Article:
Within the last week, my uterus has started becoming rock hard up to seven times a day. After posting a question on hear i was told i am experiencing braxton hicks contractions. I dont know how to react as i am a first time mum, and with one previous miscarriage i worry about everything. Should i ring my doctor? Is it normal for my belly to stay hard for up to 3 minutes? Could this mean i could come into labor? They are painless, and the only pain ive had all week is back pain, but not so much in my lower back but just below my neck. Is it normal to have them so frequently? Sometimes i have one then a couple of minutes later ill have another one. Any advice would really help. Im 20w+3days. I have a scan tomorrow, but i wont be seeing my midwife. What should i do..
Hey hun! I was the one that told you that you were experiencing Braxton Hicks. Seven times a day is ok. It is a little bit uncomfortable and sometimes they happen and you don't notice and sometimes you definitely notice them. It's your uterus keeping everything toned and in tip top shape so when the real deal comes, you are ready! They shouldn't be anything to worry about until they become VERY tight and painful. You can definitely call your midwife and just ask. It won't hurt anything to just let her know!
You can read more info on braxton hicks contractions here: http://www.babycenter.ca/pregnancy/antenatalhealth/physicalhealth/braxtonhicks/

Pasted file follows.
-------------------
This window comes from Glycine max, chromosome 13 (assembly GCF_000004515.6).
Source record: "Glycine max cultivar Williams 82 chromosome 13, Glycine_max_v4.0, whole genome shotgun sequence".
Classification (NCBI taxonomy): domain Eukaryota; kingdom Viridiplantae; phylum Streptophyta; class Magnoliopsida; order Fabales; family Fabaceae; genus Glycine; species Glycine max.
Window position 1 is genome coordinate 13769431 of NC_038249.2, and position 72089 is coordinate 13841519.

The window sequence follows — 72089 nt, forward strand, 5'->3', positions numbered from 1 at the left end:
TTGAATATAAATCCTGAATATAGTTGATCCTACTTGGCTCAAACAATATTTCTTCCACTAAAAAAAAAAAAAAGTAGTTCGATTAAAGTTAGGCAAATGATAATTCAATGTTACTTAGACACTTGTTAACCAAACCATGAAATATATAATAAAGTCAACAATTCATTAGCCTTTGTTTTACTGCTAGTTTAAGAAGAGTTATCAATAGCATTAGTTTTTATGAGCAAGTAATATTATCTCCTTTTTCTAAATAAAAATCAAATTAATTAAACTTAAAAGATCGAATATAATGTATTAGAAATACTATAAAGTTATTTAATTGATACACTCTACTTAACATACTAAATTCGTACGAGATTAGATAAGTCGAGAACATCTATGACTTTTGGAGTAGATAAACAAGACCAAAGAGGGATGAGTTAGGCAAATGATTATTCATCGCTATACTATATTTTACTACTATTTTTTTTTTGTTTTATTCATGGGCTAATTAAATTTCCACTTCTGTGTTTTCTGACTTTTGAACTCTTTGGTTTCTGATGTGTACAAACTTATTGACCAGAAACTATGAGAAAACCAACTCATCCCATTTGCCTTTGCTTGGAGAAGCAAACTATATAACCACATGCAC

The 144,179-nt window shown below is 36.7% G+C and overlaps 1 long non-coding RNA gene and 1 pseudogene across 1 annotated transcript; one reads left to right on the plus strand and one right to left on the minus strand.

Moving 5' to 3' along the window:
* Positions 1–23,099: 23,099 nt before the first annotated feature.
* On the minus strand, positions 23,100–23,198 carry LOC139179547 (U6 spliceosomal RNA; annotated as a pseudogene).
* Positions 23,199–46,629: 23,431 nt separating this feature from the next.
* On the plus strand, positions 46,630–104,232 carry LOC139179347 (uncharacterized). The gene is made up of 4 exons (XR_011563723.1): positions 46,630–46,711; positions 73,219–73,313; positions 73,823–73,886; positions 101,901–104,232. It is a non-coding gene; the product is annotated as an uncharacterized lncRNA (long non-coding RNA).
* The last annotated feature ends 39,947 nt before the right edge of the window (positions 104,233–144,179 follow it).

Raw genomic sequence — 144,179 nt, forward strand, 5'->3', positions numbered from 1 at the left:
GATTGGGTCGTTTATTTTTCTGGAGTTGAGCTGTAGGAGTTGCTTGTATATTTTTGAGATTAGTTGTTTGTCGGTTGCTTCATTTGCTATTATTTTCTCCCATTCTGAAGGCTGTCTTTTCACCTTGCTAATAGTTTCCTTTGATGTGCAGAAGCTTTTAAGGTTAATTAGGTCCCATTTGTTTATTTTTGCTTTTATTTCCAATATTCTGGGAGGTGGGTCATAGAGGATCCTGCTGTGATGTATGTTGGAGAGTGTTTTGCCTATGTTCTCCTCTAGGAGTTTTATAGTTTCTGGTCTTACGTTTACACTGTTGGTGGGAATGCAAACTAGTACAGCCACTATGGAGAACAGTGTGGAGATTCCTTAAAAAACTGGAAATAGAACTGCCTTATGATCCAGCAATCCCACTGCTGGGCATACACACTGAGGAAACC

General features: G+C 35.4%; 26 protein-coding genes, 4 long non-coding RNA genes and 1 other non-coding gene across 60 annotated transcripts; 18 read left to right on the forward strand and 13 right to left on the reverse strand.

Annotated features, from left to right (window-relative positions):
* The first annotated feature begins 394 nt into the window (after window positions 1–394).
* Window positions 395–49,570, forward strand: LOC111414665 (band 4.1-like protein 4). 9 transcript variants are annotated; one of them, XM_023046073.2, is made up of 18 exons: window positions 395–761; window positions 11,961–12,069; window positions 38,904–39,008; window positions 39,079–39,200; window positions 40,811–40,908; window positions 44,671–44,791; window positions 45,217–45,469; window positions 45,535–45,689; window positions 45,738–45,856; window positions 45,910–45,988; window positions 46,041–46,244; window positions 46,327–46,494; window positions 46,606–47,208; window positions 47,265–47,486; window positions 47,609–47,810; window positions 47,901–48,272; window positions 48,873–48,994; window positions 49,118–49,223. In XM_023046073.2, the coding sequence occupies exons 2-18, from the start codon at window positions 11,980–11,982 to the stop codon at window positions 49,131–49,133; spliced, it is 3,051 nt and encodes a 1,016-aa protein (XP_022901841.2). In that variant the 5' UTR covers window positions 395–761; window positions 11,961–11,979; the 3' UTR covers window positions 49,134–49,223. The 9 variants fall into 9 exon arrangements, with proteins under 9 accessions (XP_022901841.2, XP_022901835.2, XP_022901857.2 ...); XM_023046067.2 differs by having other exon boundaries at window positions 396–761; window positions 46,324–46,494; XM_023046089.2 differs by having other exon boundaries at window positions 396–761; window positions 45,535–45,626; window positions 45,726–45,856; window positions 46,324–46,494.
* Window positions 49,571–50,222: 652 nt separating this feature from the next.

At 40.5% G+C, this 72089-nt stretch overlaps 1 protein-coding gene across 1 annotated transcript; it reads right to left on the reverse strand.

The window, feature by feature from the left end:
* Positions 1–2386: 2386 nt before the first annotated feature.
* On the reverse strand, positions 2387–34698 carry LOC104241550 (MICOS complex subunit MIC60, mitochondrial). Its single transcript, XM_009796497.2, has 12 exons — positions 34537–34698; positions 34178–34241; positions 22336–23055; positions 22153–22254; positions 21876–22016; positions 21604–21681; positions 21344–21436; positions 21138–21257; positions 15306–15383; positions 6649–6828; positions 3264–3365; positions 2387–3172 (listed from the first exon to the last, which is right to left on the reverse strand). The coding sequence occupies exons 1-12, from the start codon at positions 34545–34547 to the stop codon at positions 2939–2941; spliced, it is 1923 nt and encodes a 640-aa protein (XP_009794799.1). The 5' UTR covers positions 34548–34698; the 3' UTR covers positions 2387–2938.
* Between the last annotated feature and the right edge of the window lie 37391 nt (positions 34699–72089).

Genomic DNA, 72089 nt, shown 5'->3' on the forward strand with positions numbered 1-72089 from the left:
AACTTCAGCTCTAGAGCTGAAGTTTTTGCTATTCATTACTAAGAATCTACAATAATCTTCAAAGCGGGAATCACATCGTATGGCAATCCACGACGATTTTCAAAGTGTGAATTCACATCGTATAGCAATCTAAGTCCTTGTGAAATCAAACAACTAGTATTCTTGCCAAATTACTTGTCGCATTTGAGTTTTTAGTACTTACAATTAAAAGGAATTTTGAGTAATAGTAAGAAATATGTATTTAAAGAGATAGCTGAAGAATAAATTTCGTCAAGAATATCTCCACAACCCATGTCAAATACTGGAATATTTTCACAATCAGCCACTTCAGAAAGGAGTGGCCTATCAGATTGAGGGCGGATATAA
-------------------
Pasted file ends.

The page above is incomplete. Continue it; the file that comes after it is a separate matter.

Here's a little blurbfor you....
Braxton Hicks contractions:
are infrequent, usually happening no more than once or twice an hour, a few times a day
often stop if you change activity, so, walk around if you've been sitting, and vice versa
are usually irregular, and if they are regular they only stay that way for a short spell
do not last long, usually less than a minute
continue to be unpredictable and non-rhythmic
do not increase in intensity
Compared to Braxton Hicks contractions, labour contractions are usually:
keep on going, increasing in frequency, duration, and intensity as time goes on
You may experience what is called false labour. This is when Braxton Hicks contractions come more rhythmically, perhaps every 10 to 20 minutes in late pregnancy.
False labour can be hard to tell apart from early labour, particularly if the tightening of your uterus feels uncomfortable. However, during false labour your cervix won't have started to change yet. Your midwife will be able to tell by carrying out a vaginal examination.
What if the Braxton Hicks contractions become painful?
As your pregnancy progresses, these contractions may become more intense and even painful at times. When this happens, they may feel like the real thing. But however strong they feel at the time, if they ease off, they are probably Braxton Hicks.
You may find it helpful to think of Braxton Hicks as practice contractions you can use to rehearse the breathing exercises you'll learn in your prenatal class.
You may notice that Braxton Hicks contractions come more often when you do even light activity, such as carrying the groceries. If you feel discomfort, it sometimes helps to lie down, or, conversely, to get up and take a walk. It's the change in activity that can help to ease pain. A warm bath sometimes helps, too.
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